Saturday, April 19, 2008

Here we go again

I have been sick for the past 4 days, and so it has given me time to reflect on the Pope's visit a bit more then I probably would have been able to if I was well (heck, I would have been able to see almost none of it if I was well!).

1. Media

I wish the media would listen. I was watching CTV Newsnet this evening, and most of it was ok. I am getting a bit frustrated because it seems all the news bites focus just on the Pope's address of the priest sexual abuse. I have seen very little coverage of his UN speech, which was a cornerstone of his visit and his hope for engaging the world in terms of relativism and natural law. Plus, I was rather saddened by the fact that the media TOTALLY mishears things, or hears things that as they want to hear them. At the end of the story on the Pope's events for the day, the reporter mentioned how "Benedict even abandoned God in his youth in Germany". I would like to know what speech they were listening to. He was warning against societies that lose their ability to recognize the place of God in their lives and how the Nazis in Germany abandoned God when he was young, but not him. I am a bit perplexed about that to say the least.

However, from what I have heard (and from the bit I have been able to see from their website), CNN has been giving fantastic coverage of the event. I saw a 5 minute spot about Wolf Blitzer meeting the Pope with 9 other journalists. He looked absolutely giddy. He even said on the air "I almost never say this, but I was truly blessed today". Apparently the Baptist man who works for CNN was also quite moved by the Mass on Thursday.

So, there have been the ups and downs.

2. Politicization

It is typical of people wanting to put things in a box. Unfortunately, too, they are attempting to create a certain polarization. These are unfortunate. You can't really "box up" Benedict, except to say he is orthodox. Most news stories and such are attempting to show that "if the Church doesn't change her teachings, then she will lose her numbers". But that is not the message of the Church, which states that "if the people in the Church don't strive for holiness, then the Church will lose her numbers". But numbers aren't what it is about. Of course, it would be wonderful if the entire world accepted the Church, her teachings, and strived for holiness. But that's not reality. The Church's mission is to bring people to Christ, and that they live lives in pursuit of His Face.

This politicization and polarization come from the labels "conservative", "progressive", "moderate", and "liberal". First, these words refer to terms that change. That is, the terms they point to change according to the trends. For example, the "conservatives" used to be the "liberals". And people use these words for the Church in the same way. And some say that the Pope is "conserving the Deposit of Faith" and so, in that sense, is a conservative.

However, I still don't think that that is a viable label for the Pope. To conserve means to prevent a danger from happening to something, and that it can change. We don't conserve things that don't change. But both those situations are contrary to the very essence of the Church. The Church does not change, and Christ promised that the gates of Hell shall not prevail. There is nothing to conserve, because the Church's essence, by her essence, cannot change. Thus, no one can be a conservative, because there is nothing to conserve, there is only a Truth, Who is a Person, to be uplifted and brought to everyone.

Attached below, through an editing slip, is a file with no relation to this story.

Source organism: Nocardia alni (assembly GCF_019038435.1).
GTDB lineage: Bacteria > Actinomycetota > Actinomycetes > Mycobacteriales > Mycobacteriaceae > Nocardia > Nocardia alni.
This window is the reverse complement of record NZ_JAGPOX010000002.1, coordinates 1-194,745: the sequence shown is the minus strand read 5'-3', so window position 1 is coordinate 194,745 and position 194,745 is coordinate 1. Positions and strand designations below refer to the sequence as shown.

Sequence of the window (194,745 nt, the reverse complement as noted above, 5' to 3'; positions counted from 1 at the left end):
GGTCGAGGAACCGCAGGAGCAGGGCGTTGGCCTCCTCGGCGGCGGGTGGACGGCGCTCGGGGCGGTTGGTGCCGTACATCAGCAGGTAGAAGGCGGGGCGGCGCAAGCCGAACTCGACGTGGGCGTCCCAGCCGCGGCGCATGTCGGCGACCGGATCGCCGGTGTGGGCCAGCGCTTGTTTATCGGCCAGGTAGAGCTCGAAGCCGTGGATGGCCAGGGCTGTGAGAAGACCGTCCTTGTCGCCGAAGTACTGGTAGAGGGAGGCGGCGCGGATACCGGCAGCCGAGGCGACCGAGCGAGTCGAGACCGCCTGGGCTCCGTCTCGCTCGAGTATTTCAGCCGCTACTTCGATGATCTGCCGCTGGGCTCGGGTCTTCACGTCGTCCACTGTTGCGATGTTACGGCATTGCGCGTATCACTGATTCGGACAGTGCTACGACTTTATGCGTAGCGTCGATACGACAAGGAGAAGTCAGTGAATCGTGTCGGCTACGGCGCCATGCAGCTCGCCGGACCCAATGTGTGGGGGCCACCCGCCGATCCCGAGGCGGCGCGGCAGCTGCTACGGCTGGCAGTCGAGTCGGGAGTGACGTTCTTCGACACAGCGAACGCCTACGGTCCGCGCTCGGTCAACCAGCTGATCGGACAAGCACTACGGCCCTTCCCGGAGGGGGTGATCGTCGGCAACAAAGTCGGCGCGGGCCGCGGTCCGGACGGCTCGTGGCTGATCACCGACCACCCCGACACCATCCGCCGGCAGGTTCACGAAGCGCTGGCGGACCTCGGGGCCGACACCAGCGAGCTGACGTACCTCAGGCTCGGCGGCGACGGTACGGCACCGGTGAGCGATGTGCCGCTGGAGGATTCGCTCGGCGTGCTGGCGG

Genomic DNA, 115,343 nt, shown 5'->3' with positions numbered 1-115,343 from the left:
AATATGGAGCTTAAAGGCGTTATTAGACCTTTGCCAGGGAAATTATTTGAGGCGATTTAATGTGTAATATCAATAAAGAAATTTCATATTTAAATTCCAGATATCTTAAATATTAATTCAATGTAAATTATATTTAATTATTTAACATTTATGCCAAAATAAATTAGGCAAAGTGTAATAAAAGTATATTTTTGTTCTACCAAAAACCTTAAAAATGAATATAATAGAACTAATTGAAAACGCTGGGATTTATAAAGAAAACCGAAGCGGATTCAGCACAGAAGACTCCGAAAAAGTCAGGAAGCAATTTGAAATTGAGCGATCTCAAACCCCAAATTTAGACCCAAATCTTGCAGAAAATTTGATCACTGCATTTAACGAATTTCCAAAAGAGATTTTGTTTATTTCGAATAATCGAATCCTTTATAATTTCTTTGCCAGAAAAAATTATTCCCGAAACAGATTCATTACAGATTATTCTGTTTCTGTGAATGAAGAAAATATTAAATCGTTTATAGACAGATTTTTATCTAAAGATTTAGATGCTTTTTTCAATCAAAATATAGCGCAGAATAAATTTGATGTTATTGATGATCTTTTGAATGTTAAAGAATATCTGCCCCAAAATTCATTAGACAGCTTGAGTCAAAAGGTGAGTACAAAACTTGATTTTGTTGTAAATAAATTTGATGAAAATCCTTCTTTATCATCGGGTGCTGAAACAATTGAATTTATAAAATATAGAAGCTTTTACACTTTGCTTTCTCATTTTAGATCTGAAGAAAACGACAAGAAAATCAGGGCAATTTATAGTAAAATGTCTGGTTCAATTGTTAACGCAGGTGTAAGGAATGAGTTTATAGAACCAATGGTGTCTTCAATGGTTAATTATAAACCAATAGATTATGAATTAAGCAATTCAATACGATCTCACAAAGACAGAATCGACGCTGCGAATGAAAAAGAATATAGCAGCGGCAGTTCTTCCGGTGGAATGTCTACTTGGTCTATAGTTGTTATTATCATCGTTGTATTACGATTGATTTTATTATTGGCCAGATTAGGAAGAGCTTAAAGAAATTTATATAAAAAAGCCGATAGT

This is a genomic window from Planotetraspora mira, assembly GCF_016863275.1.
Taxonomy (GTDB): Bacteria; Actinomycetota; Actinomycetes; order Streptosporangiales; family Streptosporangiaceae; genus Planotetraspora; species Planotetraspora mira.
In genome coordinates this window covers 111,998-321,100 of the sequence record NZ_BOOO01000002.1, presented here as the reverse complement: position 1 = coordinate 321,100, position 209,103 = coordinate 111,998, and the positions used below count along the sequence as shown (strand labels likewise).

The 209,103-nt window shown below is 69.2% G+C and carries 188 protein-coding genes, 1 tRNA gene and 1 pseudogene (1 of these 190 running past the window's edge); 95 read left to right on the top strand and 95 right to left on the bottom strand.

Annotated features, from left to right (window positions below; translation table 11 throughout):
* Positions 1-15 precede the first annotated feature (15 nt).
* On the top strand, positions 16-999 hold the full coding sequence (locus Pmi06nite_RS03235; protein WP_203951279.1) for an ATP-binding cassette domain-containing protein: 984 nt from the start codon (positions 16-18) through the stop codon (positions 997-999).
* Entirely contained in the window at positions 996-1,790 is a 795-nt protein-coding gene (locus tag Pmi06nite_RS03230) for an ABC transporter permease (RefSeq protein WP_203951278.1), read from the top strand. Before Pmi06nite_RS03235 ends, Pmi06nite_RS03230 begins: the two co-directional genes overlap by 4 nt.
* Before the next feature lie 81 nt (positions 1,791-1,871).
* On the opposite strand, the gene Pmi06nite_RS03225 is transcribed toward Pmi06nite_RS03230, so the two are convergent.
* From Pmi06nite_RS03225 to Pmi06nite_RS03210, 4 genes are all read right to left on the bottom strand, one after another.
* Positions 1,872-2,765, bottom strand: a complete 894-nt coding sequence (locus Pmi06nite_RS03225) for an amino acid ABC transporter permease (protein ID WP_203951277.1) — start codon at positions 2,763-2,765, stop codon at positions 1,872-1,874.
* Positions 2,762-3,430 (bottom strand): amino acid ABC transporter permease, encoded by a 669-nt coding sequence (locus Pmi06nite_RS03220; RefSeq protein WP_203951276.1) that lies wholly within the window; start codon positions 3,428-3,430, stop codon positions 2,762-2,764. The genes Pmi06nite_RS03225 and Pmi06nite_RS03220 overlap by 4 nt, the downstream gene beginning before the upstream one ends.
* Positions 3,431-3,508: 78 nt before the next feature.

And some may complain about the word "orthodoxy". It is true, it refers to right belief. But Chesterton says that orthodoxy in the Catholic view involves the entirety of our faith. As St James says "Faith without works is dead". Thus our belief, if it is right (and that is that it our faith is in the Person of Jesus Christ) means we truly live it out. Orthodoxy, then, is much more then the doctrines we hold.

3. The Pope

I was blown away by the Pope's time at Dunwoody today. First, I must say, a friend of mine who lives in New York served the Papal Mass today at St Patrick's Cathedral, he was the one holding the Missal for the Pope.

Anyways, the Pope at the Seminary, I saw there the Benedict that I know. This is not to say I haven't elsewhere. But he has seemed tired and a bit worn out these past few days, and that is to be expected of someone of 81! But today, at Dunwoody, he was electric! He was energetic, with a smile that was constantly beaming across face. He was funny, and he even did something unscripted. He was passionate, because I think for him the youth are the hope of the Church's future. He saw true hope present. He definitely fed off the crowd, and he gave a 45 minute talk to the youth! That is far longer then any other talk he has given, which tells you that this was the most important to him. I encourage EVERYONE to read it, or go to EWTN's website and watch it there (they have the whole of the Pope's trip on the web to watch). It was fantastic and out of this world. Please watch it.


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